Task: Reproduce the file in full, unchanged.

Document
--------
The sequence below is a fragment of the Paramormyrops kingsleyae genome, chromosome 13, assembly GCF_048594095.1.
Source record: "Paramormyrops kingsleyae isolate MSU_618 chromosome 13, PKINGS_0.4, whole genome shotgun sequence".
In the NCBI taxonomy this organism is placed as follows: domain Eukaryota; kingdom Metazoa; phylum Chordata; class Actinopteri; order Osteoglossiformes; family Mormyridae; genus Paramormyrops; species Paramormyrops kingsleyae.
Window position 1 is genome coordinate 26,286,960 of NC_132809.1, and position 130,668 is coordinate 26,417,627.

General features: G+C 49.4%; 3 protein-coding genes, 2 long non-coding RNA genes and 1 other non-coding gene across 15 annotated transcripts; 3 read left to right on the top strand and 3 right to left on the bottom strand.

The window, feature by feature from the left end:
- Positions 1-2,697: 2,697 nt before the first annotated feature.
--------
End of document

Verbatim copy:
The sequence below is a fragment of the Paramormyrops kingsleyae genome, chromosome 13, assembly GCF_048594095.1.
Source record: "Paramormyrops kingsleyae isolate MSU_618 chromosome 13, PKINGS_0.4, whole genome shotgun sequence".
In the NCBI taxonomy this organism is placed as follows: domain Eukaryota; kingdom Metazoa; phylum Chordata; class Actinopteri; order Osteoglossiformes; family Mormyridae; genus Paramormyrops; species Paramormyrops kingsleyae.
Window position 1 is genome coordinate 26,286,960 of NC_132809.1, and position 130,668 is coordinate 26,417,627.

General features: G+C 49.4%; 3 protein-coding genes, 2 long non-coding RNA genes and 1 other non-coding gene across 15 annotated transcripts; 3 read left to right on the top strand and 3 right to left on the bottom strand.

The window, feature by feature from the left end:
- Positions 1-2,697: 2,697 nt before the first annotated feature.